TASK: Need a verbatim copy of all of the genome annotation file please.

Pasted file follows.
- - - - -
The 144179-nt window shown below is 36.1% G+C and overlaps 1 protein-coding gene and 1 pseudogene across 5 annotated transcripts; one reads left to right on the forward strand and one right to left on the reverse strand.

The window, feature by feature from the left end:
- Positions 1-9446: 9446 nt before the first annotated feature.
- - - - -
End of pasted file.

The 144179-nt window shown below is 36.1% G+C and overlaps 1 protein-coding gene and 1 pseudogene across 5 annotated transcripts; one reads left to right on the forward strand and one right to left on the reverse strand.

The window, feature by feature from the left end:
- Positions 1-9446: 9446 nt before the first annotated feature.